Employer-sponsored retirement plans like the 401(k) are the primary tool working people use to save for their golden years. People used to spend all or most of their working years with one company, but workers are much more likely to change jobs today.
Unfortunately, roughly 40% of people make a costly mistake when they switch occupations, potentially costing them thousands of dollars over the long run. So if you think you might get a new job at some point, read this so you're not unintentionally hurting your financial future.
4 in 10 people make this mistake when changing jobs
Too many people are cashing out their old retirement plans when leaving for new jobs. According to a study by Harvard Business Review, just over 40% of workers cash out at least a portion of their 401(k) plan when leaving or changing jobs. Most of those people, about 85%, withdraw all the funds.
Why? Everyone has their reasons, but the study found a correlation involving employer contributions. Essentially, the more an employer contributed to the 401(k), the more likely the employee was to drain their account. It would seem that some workers see employer contributions as free money, something more tempting to spend because it was given to them.
There are numerous upfront penalties for draining your retirement savings prematurely. For starters, you'll likely face a 10% penalty, and then have to pay income taxes on the funds you withdraw.
The actual cost is felt over time
But that's small potatoes compared to the lost compounding. You won't feel it right away, but it becomes painfully evident as the years go by. For example, suppose you're 30 and leaving your first job for a better career move. You've accumulated $10,000 in your 401(k), your first attempt at building a nest egg.
Hypothetically, you pay a 10% early withdrawal penalty, leaving you $9,000 before income taxes. For illustration reasons, let's keep taxes at a round number like $1,000. You spend the remaining $8,000 to take a fabulous vacation before starting your next job.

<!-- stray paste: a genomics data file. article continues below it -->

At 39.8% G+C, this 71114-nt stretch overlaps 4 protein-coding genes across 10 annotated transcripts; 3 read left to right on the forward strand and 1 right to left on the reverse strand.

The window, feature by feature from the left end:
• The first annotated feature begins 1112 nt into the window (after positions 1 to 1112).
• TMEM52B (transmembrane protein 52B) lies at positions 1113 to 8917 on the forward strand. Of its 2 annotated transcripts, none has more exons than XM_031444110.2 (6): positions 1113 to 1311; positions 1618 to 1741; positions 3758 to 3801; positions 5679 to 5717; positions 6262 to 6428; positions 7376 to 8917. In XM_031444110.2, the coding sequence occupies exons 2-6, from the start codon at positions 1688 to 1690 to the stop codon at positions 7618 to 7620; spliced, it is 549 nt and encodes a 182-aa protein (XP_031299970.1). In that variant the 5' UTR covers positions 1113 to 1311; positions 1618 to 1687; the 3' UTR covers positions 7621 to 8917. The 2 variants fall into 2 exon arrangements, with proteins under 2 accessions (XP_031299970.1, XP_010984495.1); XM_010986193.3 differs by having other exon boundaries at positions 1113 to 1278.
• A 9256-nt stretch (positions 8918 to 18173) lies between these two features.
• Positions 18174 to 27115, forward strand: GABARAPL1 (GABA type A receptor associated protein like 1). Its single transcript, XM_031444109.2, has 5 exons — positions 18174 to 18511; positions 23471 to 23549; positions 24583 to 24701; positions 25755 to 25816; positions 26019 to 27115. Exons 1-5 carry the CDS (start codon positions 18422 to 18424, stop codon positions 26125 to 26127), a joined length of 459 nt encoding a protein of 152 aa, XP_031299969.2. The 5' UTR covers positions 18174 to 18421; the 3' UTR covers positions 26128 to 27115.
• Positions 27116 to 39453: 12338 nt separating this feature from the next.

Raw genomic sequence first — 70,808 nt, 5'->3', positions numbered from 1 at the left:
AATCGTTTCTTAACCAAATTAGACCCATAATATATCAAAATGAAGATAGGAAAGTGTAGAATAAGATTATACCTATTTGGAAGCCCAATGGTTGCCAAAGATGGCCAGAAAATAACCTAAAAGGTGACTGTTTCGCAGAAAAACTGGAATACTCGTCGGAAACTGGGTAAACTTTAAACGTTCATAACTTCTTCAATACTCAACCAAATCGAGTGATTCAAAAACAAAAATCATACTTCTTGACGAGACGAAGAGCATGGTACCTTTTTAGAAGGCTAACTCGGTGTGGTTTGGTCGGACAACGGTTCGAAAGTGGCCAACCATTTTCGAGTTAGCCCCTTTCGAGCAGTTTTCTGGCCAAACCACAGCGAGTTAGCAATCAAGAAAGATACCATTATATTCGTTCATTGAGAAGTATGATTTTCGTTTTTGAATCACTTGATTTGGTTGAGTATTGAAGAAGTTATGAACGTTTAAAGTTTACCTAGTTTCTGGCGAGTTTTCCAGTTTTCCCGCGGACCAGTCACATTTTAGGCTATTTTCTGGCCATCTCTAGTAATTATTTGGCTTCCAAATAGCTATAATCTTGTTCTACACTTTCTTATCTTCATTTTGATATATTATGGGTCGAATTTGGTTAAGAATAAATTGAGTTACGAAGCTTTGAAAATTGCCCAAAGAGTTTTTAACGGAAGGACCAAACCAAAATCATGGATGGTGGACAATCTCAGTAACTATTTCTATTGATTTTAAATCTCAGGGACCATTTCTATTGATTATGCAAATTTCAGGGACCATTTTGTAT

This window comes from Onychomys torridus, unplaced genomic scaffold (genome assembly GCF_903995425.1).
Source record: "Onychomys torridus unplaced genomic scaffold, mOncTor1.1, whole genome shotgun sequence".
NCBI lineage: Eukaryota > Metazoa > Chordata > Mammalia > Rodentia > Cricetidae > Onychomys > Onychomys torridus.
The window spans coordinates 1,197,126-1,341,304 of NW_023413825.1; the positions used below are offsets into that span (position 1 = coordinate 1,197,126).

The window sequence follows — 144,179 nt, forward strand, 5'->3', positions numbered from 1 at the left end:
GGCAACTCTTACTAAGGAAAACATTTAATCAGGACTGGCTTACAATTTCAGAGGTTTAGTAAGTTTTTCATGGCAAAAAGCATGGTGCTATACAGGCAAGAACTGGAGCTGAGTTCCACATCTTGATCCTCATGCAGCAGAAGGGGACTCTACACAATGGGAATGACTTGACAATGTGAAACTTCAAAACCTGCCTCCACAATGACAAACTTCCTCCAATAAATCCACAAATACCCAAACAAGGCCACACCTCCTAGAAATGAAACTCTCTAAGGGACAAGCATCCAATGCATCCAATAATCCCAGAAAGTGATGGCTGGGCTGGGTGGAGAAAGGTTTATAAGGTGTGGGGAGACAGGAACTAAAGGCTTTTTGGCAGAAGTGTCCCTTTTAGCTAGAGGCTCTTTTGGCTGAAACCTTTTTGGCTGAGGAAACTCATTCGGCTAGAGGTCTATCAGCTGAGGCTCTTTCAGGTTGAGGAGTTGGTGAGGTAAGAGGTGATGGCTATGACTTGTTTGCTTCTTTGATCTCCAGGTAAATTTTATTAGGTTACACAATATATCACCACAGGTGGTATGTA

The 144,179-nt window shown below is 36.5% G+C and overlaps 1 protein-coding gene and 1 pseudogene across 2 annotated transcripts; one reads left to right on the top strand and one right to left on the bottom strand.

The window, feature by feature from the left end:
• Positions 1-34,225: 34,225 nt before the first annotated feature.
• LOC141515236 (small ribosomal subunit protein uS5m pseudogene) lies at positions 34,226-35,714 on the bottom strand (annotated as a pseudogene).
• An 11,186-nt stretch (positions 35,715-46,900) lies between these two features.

Had you kept that $10,000 invested in funds that earned an average of 10% annually by mirroring the S&P 500, you would have more than $174,000 after 30 years — without adding another dollar. That's roughly what the typical 45- to 54-year-old worker has saved as their entire nest egg! You see, compounding does better work as time passes, and cashing out a retirement plan is like blowing up the compounding process and starting over.
Leaving your job? Consider these tips
Fortunately, you have several options when you leave your job. You can often keep your existing 401(k) with your former employer. You can also roll your 401(k) into your new employer's plan or an individual account like a traditional IRA.
The goal is not to touch your retirement savings just because you're changing employers. Is your balance filled with employer contributions? So what? Compounding works the same for a dollar you put in and for employer contributions. It's a disservice to your retirement savings efforts to cash out early.
Considering that America doesn't save adequately for retirement (the median retirement balance for a 65-year-old is just $87,000), it's a mistake most people can't afford to make.
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